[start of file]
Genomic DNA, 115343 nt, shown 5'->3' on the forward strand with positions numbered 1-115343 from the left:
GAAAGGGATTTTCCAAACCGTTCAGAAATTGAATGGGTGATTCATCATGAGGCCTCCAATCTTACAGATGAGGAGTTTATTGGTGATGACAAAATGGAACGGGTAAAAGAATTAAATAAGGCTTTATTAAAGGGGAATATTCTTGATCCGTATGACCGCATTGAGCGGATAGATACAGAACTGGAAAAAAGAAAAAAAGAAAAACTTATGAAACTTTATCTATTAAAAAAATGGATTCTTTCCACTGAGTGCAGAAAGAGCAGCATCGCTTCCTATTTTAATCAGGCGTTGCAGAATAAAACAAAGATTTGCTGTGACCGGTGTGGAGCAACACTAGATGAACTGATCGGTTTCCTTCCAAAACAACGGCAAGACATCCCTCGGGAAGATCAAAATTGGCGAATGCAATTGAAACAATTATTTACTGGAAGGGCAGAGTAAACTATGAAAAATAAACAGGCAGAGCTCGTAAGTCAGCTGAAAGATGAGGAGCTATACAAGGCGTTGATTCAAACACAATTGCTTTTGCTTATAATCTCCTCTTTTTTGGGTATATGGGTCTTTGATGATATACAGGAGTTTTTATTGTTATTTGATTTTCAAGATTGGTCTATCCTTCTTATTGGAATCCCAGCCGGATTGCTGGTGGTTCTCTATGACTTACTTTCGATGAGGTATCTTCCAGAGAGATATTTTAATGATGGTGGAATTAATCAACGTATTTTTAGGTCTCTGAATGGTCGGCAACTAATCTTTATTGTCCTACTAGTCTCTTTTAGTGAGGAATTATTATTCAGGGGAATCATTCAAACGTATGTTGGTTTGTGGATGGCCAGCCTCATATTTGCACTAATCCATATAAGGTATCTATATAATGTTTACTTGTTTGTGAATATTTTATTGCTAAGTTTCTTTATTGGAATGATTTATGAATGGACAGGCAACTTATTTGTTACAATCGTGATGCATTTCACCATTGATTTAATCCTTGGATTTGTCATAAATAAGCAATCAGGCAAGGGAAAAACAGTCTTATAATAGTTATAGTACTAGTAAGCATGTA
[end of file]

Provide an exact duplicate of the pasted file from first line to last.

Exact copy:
Genomic DNA, 115343 nt, shown 5'->3' on the forward strand with positions numbered 1-115343 from the left:
GAAAGGGATTTTCCAAACCGTTCAGAAATTGAATGGGTGATTCATCATGAGGCCTCCAATCTTACAGATGAGGAGTTTATTGGTGATGACAAAATGGAACGGGTAAAAGAATTAAATAAGGCTTTATTAAAGGGGAATATTCTTGATCCGTATGACCGCATTGAGCGGATAGATACAGAACTGGAAAAAAGAAAAAAAGAAAAACTTATGAAACTTTATCTATTAAAAAAATGGATTCTTTCCACTGAGTGCAGAAAGAGCAGCATCGCTTCCTATTTTAATCAGGCGTTGCAGAATAAAACAAAGATTTGCTGTGACCGGTGTGGAGCAACACTAGATGAACTGATCGGTTTCCTTCCAAAACAACGGCAAGACATCCCTCGGGAAGATCAAAATTGGCGAATGCAATTGAAACAATTATTTACTGGAAGGGCAGAGTAAACTATGAAAAATAAACAGGCAGAGCTCGTAAGTCAGCTGAAAGATGAGGAGCTATACAAGGCGTTGATTCAAACACAATTGCTTTTGCTTATAATCTCCTCTTTTTTGGGTATATGGGTCTTTGATGATATACAGGAGTTTTTATTGTTATTTGATTTTCAAGATTGGTCTATCCTTCTTATTGGAATCCCAGCCGGATTGCTGGTGGTTCTCTATGACTTACTTTCGATGAGGTATCTTCCAGAGAGATATTTTAATGATGGTGGAATTAATCAACGTATTTTTAGGTCTCTGAATGGTCGGCAACTAATCTTTATTGTCCTACTAGTCTCTTTTAGTGAGGAATTATTATTCAGGGGAATCATTCAAACGTATGTTGGTTTGTGGATGGCCAGCCTCATATTTGCACTAATCCATATAAGGTATCTATATAATGTTTACTTGTTTGTGAATATTTTATTGCTAAGTTTCTTTATTGGAATGATTTATGAATGGACAGGCAACTTATTTGTTACAATCGTGATGCATTTCACCATTGATTTAATCCTTGGATTTGTCATAAATAAGCAATCAGGCAAGGGAAAAACAGTCTTATAATAGTTATAGTACTAGTAAGCATGTA